If you read those How to get your blog noticed! kind of articles, and I have, they often talk about posting at the "right time". A Sunday afternoon post is a waste of a post! they exclaim, No one reads on Sundays!. I do! And if I don't, I appreciate a blogroll full of interesting thoughts and ideas come Monday morning.

One thing I've come to love on a Sunday morning, coffee in hand, are "weekend link" posts. The ones where my favorite bloggers round up their favorite things discovered throughout the week and put them in one place.

So often I read a blog post or news article, or stumble upon a great Etsy find, and make a mental note to mention them. Then I randomly remember them at 3 o'clock on a Tuesday afternoon and they end up in a miscellaneous post where one thing often has little to do with the other. Then you guys think I've lost my marbles. Or worse, I forget about them altogether. Woe is me.

So! So! Without further ado (after much ado), I'm writing my first weekend link post. Because I can. And because I hope it becomes a thing.


// Thoughts on the evolution of a blogger's food photography. Do you ever look back and cringe? I do.

// Although our wall space is quickly filling up, I'm still on the hunt for fun, unique pieces of art. I am utterly smitten with these deer photographs. (Though I've had a bad experience with Society6 and their prints come in really funky sizes. Have you noticed? Fortunately, many of the artists have Etsy shops as well.)

// Remember my little meltdown about blogging the other day? Or are you trying to forget? (I don't blame you.) Jenni articulates it so well, as usual, in her post Things I Don't Miss (About Blogging). If a seasoned (and uber-successful) blogger isn't immune to comparison and other blog (and life) related emotions, well, it gives my feelings a little more validation. P.S. I miss her!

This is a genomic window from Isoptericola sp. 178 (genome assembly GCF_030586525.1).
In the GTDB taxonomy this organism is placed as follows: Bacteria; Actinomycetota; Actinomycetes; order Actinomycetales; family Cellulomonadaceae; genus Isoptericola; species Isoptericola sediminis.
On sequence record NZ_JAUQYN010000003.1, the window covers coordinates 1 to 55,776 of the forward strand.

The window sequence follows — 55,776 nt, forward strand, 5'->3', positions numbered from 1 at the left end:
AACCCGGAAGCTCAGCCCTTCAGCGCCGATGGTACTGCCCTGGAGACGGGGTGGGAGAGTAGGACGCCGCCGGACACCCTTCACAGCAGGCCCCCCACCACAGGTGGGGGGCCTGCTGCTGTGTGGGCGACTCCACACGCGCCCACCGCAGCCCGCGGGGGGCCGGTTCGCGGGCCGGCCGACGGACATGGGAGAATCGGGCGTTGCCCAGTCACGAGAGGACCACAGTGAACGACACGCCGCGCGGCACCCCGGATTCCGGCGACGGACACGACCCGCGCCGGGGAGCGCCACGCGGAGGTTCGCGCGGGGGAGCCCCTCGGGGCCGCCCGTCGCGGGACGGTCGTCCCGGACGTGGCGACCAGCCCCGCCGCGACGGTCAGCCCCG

// Finding the perfect print with the perfect quote and getting it in two days.

// I'm rather obsessed with minimalist jewelry these days. Earrings in particular. These tiny bar earrings are perfect.

http://www.soleandluster.com/products/morgan-sandals

// I find myself gravitating toward comfort and simplicity in shoes, too. Like an old standby: the Birkibuc sandal. Mario thinks I've lost my mind and Portland's crunchy-ness has overtaken me. But really, can you beat the comfort? The Morgan Sandals from Sole + Luster are en route to my house as we speak. (The price! The price!)

// Turning your Instagram photos into mini memory books? Brilliant.

// Finding a new (to me) blog with beautiful photography and delicious recipes makes me really happy. I have two of her recipes planned for this week.

// We all have moments in life when we realize we need to quiet the noise. For me that realization means less television, more reading, home cooked meals, putting my phone away, really looking at and listening to Husband and Kiddo when they speak to me, and more time spent pondering what's affecting me rather than drowning it out with background noise.

// This article, posted earlier this summer, is what really got me thinking about the whole idea of distraction and "noise" in the first place. My original thoughts on it are here.

// Sometimes reading about a person's journey to find health, even if you've heard it before, can motivate you to make a change. For me, that means resuming CrossFit and reeling in my diet.

// I'm thinking about signing up for a Quarterly box. Anyone have a personal experience with it? Curator suggestions? How about NatureBox? I like the idea of having a happy show up in the mail that we can open as a family. (Like my Birchbox subscription... but for all three of us.)

Happy Sunday! I hope it's wonderfully lazy where you are.